Review by Ian Keogh
From the outside, a buddy book set in ancient times starring Beowulf and Grendel is a distinctly odd idea to those that know their Norse legends. With The Blood-Bound Oath, however, Alexis E. Fajardo professionally erased all thoughts of strangeness with a well plotted and drawn kids adventure, yes, featuring the entire primary cast from Beowulf in their younger days. Except the dragon was already several thousand years old.
That book ended with Beowulf and Grendel meeting for the first time and banished from their Danish homeland. When The Song of Roland opens they’re heading to Francia, a land encompassing what’s now France, Germany, Switzerland, Austria and much of Italy, where their grandfather’s brother Holger relocated many years before. The title is also that of an 11th century French legend reflecting on earlier times, and the book opens with a more realistically drawn sequence providing this, delivered in very forced rhyme. After a brief introduction for Beowulf and Grendel, Fajardo switches to Holger’s experiences journeying to France decades before. The research is considerable, and Fajardo incorporates characters from another old French chanson, in effect earlier equivalents of the Three Musketeers, but his homages extend beyond that as there’s a definite familiarity about a couple of muggers in what’s the present day sequences.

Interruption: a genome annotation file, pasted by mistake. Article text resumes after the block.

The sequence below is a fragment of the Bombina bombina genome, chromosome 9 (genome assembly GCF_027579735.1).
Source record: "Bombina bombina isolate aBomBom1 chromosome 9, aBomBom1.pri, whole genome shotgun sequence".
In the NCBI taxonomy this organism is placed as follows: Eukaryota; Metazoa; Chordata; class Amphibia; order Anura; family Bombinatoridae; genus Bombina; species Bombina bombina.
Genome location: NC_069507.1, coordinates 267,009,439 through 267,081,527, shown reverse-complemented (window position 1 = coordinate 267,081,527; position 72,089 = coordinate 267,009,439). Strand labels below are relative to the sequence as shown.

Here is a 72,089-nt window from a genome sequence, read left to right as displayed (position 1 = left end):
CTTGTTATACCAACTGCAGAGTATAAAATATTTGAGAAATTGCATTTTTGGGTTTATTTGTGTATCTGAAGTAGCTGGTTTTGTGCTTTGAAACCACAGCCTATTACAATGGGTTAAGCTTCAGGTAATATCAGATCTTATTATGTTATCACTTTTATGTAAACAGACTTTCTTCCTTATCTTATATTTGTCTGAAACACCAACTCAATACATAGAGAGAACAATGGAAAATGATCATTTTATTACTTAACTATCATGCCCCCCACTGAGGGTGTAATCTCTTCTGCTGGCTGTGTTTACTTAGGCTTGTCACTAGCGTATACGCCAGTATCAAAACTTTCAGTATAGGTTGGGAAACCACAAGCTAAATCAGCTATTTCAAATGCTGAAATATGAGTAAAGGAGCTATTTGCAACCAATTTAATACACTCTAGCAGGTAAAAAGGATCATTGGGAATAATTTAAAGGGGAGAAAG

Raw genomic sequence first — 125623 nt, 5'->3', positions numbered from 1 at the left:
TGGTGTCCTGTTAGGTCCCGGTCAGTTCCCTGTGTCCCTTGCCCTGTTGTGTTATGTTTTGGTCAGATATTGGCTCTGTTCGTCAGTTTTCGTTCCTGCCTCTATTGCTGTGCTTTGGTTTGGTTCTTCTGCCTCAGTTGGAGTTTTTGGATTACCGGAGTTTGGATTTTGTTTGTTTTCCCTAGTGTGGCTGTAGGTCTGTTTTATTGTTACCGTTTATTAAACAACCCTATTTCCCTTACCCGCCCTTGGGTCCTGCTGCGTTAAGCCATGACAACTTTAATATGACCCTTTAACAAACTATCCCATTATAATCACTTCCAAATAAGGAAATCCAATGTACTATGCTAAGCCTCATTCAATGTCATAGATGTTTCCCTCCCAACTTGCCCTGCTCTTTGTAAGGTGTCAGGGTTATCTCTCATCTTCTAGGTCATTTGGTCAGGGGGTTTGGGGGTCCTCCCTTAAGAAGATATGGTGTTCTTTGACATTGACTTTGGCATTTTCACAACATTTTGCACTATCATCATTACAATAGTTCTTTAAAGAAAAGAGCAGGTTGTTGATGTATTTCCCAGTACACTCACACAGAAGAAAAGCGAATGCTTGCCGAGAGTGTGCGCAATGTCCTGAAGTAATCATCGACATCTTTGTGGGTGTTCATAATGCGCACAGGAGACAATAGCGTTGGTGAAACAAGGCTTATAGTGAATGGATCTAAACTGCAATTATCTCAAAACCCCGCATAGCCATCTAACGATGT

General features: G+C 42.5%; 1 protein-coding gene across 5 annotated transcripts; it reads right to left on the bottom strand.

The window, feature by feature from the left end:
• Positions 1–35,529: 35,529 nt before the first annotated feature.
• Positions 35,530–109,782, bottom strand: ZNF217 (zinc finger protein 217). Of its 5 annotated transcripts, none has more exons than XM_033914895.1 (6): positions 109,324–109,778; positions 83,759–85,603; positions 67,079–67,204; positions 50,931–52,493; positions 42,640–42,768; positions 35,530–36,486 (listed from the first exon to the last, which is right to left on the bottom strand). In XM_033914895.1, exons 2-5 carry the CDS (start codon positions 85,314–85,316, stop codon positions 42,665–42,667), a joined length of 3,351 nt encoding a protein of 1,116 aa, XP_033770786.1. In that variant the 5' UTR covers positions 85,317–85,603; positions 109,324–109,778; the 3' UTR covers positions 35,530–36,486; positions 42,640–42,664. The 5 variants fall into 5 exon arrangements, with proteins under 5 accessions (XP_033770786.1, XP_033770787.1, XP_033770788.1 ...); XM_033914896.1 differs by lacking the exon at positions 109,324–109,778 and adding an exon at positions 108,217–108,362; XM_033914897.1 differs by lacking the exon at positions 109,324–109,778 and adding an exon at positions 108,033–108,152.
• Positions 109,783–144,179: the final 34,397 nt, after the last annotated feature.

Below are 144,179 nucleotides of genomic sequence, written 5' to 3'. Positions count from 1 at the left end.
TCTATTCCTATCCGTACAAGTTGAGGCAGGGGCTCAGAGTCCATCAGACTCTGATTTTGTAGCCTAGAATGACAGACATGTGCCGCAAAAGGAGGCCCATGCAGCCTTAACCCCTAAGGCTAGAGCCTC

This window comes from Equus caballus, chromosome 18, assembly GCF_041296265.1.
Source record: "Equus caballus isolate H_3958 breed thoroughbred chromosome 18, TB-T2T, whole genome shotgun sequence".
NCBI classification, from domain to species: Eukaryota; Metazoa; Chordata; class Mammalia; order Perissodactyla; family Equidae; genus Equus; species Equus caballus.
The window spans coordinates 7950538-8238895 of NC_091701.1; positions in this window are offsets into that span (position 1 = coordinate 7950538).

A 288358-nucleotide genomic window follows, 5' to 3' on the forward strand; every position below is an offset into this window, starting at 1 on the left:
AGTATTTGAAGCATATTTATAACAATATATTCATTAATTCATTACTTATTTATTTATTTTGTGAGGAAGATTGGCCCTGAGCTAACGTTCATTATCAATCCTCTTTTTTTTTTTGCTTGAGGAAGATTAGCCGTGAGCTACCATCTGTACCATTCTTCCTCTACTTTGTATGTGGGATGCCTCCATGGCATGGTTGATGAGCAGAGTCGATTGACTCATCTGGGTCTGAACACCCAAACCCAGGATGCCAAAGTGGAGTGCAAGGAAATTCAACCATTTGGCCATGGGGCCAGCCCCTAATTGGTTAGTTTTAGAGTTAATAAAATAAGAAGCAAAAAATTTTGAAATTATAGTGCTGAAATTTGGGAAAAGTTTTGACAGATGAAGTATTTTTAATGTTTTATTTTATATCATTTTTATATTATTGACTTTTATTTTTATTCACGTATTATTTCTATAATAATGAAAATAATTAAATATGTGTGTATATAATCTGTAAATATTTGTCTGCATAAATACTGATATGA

Once again Fajardo is unafraid of diverting his story away from his nominal lead character for dozens of pages at a time. Holger’s introduction to Charlemagne and the subsequent political and military manoeuvrings confronting a threat from Spain are exciting, and build tension as there’s betrayal afoot. As Beowulf and Grendel are gradually reintroduced to the narrative for longer sections the relevance of the flashbacks becomes more apparent, and Fajardo’s ambitious story unfolds.
The Song of Roland is a long way removed from the legend of Beowulf, but provides stirring children’s adventure with the occasional humorous interlude along with dozens of smile inducing references that will fly over younger heads. Some are visual (the Chuck et Fromage logo, or Granma Ben from Bone) and others verbal, but all are witty. Everything leads to a well staged finale when the elements we’ve been told about come together in unpredictable fashion at a preposterous battleground in cartoon mayhem. Kid Beowulf is a lot of fun in the Asterix tradition, and more people should know about it.
As in the previous book there’s a wealth of back-up material providing historical information and a guide to some of the in-jokes during the story. Anyone who can’t wait for The Rise of El Cid is advised to check out the goodies available at the Kid Beowulf website.